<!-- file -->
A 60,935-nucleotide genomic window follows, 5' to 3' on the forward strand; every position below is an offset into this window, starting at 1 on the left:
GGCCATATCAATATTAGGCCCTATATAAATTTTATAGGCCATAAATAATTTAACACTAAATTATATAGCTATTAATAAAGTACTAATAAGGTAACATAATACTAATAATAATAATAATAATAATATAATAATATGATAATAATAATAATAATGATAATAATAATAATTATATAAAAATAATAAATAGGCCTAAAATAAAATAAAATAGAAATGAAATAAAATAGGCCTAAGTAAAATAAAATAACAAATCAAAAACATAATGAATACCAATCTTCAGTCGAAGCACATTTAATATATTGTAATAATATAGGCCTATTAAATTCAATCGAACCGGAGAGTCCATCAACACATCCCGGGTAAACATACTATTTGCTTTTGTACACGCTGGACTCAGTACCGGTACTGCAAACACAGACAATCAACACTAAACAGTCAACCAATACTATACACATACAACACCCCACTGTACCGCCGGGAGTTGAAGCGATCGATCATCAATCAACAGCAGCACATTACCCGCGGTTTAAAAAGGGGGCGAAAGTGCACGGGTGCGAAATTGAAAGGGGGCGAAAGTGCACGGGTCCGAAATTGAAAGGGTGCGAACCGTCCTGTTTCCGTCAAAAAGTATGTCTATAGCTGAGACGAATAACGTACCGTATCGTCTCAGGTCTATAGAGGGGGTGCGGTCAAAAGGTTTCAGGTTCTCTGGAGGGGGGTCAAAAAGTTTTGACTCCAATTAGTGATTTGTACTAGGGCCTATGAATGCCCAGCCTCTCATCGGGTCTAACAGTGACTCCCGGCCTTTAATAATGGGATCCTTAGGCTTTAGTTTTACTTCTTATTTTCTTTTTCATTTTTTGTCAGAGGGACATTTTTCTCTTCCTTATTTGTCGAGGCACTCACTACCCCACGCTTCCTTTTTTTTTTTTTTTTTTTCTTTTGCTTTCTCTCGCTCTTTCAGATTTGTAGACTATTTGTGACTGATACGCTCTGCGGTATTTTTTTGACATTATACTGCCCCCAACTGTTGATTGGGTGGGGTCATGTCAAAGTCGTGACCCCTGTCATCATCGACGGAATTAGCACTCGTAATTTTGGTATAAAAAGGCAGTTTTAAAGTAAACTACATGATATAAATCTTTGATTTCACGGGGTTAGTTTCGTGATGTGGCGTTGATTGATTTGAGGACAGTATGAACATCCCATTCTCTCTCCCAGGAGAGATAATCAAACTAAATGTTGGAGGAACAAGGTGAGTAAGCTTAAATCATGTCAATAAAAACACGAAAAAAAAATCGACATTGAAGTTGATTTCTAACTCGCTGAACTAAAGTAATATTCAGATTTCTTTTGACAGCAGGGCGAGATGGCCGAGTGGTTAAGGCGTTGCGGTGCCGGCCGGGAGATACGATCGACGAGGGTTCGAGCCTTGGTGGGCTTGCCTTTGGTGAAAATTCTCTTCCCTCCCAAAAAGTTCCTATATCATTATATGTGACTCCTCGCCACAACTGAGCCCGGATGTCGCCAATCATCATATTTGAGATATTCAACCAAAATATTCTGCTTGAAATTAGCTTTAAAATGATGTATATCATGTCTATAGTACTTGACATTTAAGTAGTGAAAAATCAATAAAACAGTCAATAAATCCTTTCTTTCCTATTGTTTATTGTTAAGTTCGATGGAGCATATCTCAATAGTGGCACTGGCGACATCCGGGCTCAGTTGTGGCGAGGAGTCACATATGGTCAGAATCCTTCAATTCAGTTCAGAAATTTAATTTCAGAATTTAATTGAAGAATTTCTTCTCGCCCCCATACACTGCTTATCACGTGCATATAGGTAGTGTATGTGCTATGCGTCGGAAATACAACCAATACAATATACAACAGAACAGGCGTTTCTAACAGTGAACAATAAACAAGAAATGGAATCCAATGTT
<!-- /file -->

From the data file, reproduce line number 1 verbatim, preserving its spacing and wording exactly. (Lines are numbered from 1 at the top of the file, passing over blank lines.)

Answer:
A 60,935-nucleotide genomic window follows, 5' to 3' on the forward strand; every position below is an offset into this window, starting at 1 on the left: